Jack pushed open the door of the wardrobe and crept out. Very softly he stole across the room, and, picking up the hen, made haste to quit the apartment and flew back to the beanstalk, which he descended as fast as his feet would move.

When his mother saw him enter the house she wept for joy. But Jack put the brown hen down before her, and told her how he had been in the giant’s castle, and all his adventures. She was very glad to see the hen, which would make them rich once more.

Jack made another journey up the beanstalk to the giant’s castle one day while his mother had gone to market. The giantess dragged him in as she had done before to help her do the work; but she heard her husband coming, and hid him in the wardrobe.

Then the giant came in saying:
Fe, fa, fi-fo-fum,
I smell the breath of an Englishman.
Let him be alive or let him be dead,
I’ll grind his bones to make my bread.

“Nonsense!” said the wife, “it is only a roasted bullock that I thought would be a tit-bit for your supper; sit down and I will bring it up at once.”

The giant sat down, and soon his wife brought up a roasted bullock on a large dish, and they began their supper. As soon as they had finished their meal, the giant asked his wife to bring him his money bags to count his golden pieces.

The giantess went and soon returned with two large bags over her shoulders, which she put down by her husband.

The giant, when his wife was gone, took out heaps and heaps of golden pieces, and counted them, and put them in piles, until he was tired of the amusement. Then he swept them all back into their bags, and leaning back in his chair fell fast asleep.

Jack stole softly out of the wardrobe, and taking up the bags of money (which were his very own, because the giant had stolen them from his father), he ran off, and with great difficulty descending the beanstalk, laid the bags of gold on his mother’s table.

“There, mother, I have brought you the gold that my father lost.”

Jack’s mother was very glad to get the money, but she did not like him to run any risk for her.

But after a time Jack made up his mind to go again to the giant’s castle.

So he climbed the beanstalk once more, and blew the horn at the giant’s gate. The giantess soon opened the door and she bade him come in, and again hid him away in the wardrobe.

By and by the giant came home, and as soon as he had crossed the threshold he roared out:

Fe, fa, fi-fo-fum,
I smell the breath of an Englishman.
Let him be alive or let him be dead,
I’ll grind his bones to make my bread.

“You stupid old giant,” said his wife, “you only smell a nice sheep, which I have grilled for your dinner.”

When he had eaten it all up, he said, “Now bring me my harp, and I will have a little music while you take your walk.”

The giantess obeyed, and returned with a beautiful harp. The framework was all sparkling with diamonds and rubies, and the strings were all of gold.

“This is one of the nicest things I took from the knight,” said the giant.

So he drew the harp towards him, and said, “Play!” And the harp played a nice tune to the sound of which its master fell asleep.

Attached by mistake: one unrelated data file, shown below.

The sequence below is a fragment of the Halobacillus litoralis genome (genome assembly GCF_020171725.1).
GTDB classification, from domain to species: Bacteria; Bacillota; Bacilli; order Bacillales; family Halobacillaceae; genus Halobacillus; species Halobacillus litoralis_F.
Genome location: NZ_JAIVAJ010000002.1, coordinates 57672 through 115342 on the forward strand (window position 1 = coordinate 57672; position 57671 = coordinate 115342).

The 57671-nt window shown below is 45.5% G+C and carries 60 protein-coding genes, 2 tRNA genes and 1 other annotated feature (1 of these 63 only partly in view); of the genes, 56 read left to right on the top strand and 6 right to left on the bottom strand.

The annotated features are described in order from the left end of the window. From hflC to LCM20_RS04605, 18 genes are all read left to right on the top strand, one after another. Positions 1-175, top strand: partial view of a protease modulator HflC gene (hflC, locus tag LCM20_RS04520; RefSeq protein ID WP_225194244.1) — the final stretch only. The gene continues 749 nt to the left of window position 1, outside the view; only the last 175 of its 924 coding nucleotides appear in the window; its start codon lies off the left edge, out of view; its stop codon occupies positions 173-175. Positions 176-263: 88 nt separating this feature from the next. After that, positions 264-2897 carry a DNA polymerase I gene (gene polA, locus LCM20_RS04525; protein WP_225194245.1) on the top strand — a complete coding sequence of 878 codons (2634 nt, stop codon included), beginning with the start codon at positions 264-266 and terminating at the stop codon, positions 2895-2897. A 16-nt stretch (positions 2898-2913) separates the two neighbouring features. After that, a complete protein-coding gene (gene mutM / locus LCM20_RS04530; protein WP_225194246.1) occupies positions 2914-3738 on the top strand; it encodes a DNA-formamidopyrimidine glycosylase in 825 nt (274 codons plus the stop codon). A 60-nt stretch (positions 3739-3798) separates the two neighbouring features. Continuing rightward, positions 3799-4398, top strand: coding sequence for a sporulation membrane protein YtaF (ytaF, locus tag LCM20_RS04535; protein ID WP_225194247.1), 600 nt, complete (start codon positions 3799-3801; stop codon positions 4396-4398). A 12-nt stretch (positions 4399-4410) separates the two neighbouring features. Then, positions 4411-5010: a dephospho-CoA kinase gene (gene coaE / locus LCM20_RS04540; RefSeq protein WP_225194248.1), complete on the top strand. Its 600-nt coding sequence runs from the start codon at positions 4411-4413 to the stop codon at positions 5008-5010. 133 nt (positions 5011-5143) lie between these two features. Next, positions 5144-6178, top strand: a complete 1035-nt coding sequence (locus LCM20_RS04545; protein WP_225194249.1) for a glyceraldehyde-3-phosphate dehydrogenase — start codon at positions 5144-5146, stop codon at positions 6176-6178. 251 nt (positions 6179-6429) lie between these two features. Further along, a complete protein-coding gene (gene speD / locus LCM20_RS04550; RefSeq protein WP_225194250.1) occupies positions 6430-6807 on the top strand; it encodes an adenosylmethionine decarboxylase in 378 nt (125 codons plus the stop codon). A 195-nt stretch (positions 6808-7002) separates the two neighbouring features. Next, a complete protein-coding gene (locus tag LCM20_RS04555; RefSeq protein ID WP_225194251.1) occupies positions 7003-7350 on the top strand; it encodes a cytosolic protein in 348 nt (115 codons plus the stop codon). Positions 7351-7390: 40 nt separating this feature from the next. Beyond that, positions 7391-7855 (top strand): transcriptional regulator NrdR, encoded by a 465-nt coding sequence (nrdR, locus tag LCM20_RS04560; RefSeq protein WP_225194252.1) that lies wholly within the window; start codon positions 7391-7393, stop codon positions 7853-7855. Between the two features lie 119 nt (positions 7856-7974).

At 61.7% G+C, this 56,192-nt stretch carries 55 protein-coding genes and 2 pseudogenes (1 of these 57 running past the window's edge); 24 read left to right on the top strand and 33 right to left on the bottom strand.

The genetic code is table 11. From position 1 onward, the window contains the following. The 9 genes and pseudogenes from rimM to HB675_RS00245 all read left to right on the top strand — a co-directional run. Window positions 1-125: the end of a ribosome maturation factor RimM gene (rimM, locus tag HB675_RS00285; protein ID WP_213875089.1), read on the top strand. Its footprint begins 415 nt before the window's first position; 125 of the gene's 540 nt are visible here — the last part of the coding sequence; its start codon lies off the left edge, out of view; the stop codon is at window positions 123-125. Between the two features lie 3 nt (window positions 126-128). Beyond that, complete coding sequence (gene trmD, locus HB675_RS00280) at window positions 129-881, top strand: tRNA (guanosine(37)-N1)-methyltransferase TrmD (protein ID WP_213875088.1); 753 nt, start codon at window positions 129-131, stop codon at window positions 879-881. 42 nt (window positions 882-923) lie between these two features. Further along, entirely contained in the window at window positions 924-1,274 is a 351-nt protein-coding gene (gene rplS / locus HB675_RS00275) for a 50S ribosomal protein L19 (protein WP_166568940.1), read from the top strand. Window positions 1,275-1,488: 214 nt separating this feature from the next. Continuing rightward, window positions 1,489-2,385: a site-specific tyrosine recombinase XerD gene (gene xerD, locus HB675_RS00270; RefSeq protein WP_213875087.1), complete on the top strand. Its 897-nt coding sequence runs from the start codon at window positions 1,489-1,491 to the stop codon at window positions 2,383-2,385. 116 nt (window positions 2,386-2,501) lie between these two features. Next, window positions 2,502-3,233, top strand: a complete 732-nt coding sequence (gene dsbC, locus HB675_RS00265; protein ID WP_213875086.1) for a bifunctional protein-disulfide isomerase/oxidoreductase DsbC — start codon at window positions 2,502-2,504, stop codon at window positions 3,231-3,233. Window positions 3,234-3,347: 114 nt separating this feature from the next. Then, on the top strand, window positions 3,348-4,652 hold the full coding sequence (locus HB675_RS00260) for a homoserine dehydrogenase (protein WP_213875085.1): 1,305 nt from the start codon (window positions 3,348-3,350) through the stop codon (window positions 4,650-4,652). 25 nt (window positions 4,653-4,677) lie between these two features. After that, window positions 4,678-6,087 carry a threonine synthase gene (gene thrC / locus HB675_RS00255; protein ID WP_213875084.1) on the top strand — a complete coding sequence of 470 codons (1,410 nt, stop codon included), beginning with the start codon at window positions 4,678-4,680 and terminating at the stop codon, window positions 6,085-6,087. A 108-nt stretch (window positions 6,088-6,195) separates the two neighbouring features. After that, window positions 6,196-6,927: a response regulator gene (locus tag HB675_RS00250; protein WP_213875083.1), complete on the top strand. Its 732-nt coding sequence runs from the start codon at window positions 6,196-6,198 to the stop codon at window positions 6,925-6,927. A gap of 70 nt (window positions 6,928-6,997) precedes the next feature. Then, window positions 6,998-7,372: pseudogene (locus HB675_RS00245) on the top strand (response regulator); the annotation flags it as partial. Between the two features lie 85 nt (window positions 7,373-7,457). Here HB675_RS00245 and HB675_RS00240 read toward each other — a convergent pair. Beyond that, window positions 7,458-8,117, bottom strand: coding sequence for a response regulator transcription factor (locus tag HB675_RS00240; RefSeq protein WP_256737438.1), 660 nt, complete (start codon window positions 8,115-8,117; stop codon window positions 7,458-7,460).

Then Jack stole softly out of the wardrobe, seized the harp and ran away with it; but as he jumped over the threshold the harp called out, “Master! Master!” And the giant woke up. With a tremendous roar he sprang from his seat, and in two strides had reached the door.

But Jack was very nimble. He fled like lightning with the harp, talking to it as he went (for he saw it was a fairy), and telling it he was the son of its old master, the knight.

Just as he reached their own garden, Jack beheld the giant descending after him.

“Mother! mother!” cried Jack, “make haste and give me the ax.” His mother ran to him with a hatchet in her hand, and Jack with one tremendous blow cut through all the stems except one.

“Now, mother, stand out of the way!” said he.

Down came the giant with a terrible crash and lay dead at the feet of the woman he had so much injured.

Before Jack and his mother had recovered from their alarm and agitation, the beautiful lady stood before them. “Jack,” said she, “you have acted like a brave knight’s son, and deserve to have your inheritance restored to you. Return to the castle, and act as you will find needful.”

She told him that she would drive him there in her chariot, which was drawn by two peacocks. Jack thanked her, and sat down in the chariot with her. The fairy drove him a long distance round, until they reached a village which lay at the bottom of the hill. Here they found a number of miserable-looking men assembled. The fairy stopped her carriage and addressed them.

“My friends,” said she, “the cruel giant who oppressed you and ate up all your flocks and herds is dead, and this young gentleman was the means of your being delivered from him, and is the son of your kind old master, the knight.”

The men gave a loud cheer at these words, and pressed forward to say that they would serve Jack as faithfully as they had served his father. The fairy bade them follow her to the castle, and they marched thither in a body, and Jack blew the horn and demanded admittance.

The old giantess saw them coming from the turret loop hole. She was very much frightened, for she guessed that something had happened to her husband; and as she came downstairs very fast she caught her foot in her dress, and fell from the top to the bottom and broke her neck.

When the people outside found that the door was not opened to them, they took crowbars and forced the portal. Nobody was to be seen, but on leaving the hall they found the body of the giantess at the foot of the stairs.

Thus Jack took possession of the castle. The fairy went and brought his mother to him, with the hen and the harp. He had the giantess buried, and endeavored as much as lay in his power to do right to those whom the giant had robbed.